Defiant Iran spurns deal over uranium plant

Ahmadinejad ignores world powers' deadline for suspending enrichment

Diplomatic Editor,Anne Penketh
Sunday 03 August 2008 00:00 BST

Iran's President has issued a defiant warning to his country's "enemies" as Tehran ignored a deadline from world powers hoping to curb Iranian nuclear ambitions.

Iran's refusal to give a clear answer by yesterday to the offer of technological and political incentives in return for suspending uranium enrichment rekindled tensions with the West and led to fresh warnings from Israel that military strikes remain an option.

But Tehran yesterday accused the West of double standards in the wake of the US's nuclear deal with India.

In a statement on Iranian television on Friday, President Mahmoud Ahmadinejad accused "enemies" of wanting to "force the Iranian nation to retreat". "Whenever the enemies have failed against this nation they have tried to make excuses, but the Iranian nation will stand against them with its power," he said.

The six powers offering a "grand bargain" to Iran – Britain, the US, France, Germany, Russia and China – had warned of expanded sanctions if Tehran refused to comply by yesterday's informal deadline.

Iran was given two weeks to respond after it met representatives from the six powers on 19 July.

But Israel, which considers the Iranian nuclear programme as a threat to its existence, has been beating the drums of war. Three Israeli cabinet ministers were in Washington last week, warning the Bush administration against abandoning the military option. The Israeli deputy prime minister, Shaul Mofaz, warned on Friday that "Israel will not let a second Holocaust happen".

Iran had not been expected to meet yesterday's ultimatum after saying earlier in the week that it rejected "the language of deadline-setting".

Javier Solana, the EU's foreign policy chief, is expected to have a telephone conversation with the chief Iranian nuclear negotiator, Saeed Jalili, tomorrow.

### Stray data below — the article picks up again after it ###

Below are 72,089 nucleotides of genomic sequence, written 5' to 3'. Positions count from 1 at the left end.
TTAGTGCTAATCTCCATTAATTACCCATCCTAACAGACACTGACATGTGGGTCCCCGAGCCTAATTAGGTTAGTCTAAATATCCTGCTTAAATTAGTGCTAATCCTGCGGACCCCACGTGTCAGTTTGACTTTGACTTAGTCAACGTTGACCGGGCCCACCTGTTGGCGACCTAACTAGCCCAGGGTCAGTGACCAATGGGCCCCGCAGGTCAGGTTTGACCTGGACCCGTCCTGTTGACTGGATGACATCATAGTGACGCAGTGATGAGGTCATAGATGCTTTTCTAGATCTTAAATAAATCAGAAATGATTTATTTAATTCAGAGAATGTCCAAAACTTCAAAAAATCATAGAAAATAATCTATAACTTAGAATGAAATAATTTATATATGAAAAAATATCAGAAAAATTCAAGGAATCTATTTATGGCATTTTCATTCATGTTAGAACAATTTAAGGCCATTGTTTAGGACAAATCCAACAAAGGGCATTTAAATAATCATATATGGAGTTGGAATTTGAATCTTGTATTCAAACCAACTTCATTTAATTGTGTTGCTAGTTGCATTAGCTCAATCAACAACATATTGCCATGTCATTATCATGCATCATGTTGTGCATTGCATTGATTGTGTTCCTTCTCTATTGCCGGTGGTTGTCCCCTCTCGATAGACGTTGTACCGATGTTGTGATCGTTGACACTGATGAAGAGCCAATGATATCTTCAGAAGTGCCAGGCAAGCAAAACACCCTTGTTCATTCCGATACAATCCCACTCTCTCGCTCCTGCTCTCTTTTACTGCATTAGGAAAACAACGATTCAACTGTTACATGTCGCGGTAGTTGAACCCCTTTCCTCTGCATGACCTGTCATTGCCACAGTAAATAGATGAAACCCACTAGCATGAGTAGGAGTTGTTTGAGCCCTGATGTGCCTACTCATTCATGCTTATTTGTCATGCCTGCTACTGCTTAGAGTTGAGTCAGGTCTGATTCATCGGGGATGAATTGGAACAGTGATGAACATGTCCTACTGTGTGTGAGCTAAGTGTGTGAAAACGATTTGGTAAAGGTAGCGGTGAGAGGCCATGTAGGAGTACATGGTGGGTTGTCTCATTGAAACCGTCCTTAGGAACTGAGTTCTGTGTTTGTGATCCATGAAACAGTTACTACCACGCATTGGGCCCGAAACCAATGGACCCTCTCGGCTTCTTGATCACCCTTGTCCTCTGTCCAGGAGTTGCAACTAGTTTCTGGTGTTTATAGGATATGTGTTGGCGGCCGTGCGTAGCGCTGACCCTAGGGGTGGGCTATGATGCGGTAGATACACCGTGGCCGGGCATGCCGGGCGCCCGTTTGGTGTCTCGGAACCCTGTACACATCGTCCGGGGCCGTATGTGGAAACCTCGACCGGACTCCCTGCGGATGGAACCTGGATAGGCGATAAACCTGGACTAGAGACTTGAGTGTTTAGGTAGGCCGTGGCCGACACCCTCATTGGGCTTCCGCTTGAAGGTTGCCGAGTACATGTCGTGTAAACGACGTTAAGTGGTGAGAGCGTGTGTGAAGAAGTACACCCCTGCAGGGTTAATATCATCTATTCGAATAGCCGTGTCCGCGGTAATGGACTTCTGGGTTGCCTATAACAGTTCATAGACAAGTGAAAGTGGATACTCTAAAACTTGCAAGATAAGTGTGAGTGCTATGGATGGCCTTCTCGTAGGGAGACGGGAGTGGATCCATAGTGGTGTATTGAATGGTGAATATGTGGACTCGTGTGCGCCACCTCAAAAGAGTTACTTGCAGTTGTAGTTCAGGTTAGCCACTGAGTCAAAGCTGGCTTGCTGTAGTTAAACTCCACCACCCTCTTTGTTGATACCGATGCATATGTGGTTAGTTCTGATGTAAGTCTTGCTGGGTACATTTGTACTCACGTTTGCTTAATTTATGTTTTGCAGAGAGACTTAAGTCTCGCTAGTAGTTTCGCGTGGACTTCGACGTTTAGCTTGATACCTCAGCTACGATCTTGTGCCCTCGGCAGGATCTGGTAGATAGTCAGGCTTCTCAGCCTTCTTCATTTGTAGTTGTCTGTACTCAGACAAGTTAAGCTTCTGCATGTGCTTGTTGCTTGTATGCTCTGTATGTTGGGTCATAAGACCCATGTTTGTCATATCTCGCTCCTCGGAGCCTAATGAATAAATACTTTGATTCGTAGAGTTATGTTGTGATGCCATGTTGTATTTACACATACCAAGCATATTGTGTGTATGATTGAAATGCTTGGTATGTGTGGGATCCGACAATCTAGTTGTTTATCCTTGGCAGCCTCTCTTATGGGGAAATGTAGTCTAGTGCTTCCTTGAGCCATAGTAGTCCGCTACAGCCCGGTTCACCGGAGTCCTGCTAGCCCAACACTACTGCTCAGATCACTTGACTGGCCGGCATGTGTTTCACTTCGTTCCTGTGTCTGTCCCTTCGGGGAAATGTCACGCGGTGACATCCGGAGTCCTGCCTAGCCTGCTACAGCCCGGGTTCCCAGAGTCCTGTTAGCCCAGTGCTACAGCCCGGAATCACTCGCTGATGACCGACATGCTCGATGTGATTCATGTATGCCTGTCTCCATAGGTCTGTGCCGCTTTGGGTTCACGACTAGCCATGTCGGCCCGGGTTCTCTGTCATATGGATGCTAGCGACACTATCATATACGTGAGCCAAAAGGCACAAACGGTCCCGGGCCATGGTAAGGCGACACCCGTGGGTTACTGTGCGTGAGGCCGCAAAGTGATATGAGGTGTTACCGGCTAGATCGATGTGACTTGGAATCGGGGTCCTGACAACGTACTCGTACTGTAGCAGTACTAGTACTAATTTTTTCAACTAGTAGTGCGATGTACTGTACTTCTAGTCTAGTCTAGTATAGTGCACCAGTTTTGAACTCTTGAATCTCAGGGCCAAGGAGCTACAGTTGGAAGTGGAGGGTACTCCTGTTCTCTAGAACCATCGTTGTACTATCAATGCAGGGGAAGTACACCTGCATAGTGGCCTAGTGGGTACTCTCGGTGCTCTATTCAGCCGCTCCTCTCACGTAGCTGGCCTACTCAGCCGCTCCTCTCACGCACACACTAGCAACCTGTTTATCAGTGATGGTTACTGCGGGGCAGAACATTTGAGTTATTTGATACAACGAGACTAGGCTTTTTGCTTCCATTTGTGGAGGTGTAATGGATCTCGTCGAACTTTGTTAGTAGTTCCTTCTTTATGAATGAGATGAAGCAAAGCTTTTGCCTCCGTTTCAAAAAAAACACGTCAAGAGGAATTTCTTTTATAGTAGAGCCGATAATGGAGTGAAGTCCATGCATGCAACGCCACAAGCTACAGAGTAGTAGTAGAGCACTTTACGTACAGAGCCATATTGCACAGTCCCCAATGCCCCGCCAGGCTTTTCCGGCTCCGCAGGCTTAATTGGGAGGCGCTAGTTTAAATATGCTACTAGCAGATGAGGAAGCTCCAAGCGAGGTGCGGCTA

Senior foreign ministry officials of the six powers will also confer. "The Iranians have had more than enough time to respond," said a British diplomat. "If Iran doesn't choose to engage there is no option but further sanctions."

The UK's Foreign Secretary, David Miliband, has stressed that Britain is "100 per cent focused" on a diplomatic solution. Asked last week about the prospect of Israeli military action, he told the BBC: "We don't want to get there."

Mr Ahmadinejad boasted last month that Iran now possesses 6,000 centrifuges at its uranium enrichment plant in Natanz. That is double the figure Tehran had previously announced.

Although Iran says it intends to produce fuel for electricity, most Western experts believe it wants to continue with enrichment to be able to reach a "breakout" capacity, which would give it the option of producing a nuclear weapon.

The UN's atomic agency has confirmed that Iran has enriched uranium to the low level required for civilian use only. Sources close to the International Atomic Energy Agency told The Independent on Sunday that its inspectors, who are making regular visits to Iran, could confirm the presence of 4,000 centrifuges at Natanz, with 3,500 operating, at the end of July.

But Mr Mofaz warned in Washington that a breakthrough was close: "As soon as 2010, [Iran] will have the option to reach [uranium production] at military levels".

The West hopes that Iran will at least agree to the "freeze for freeze" deal spelled out in the talks, whereby, if Iran stops installing centrifuges at Natanz for a six-week period, the six would agree to a moratorium on new sanctions for the same period.

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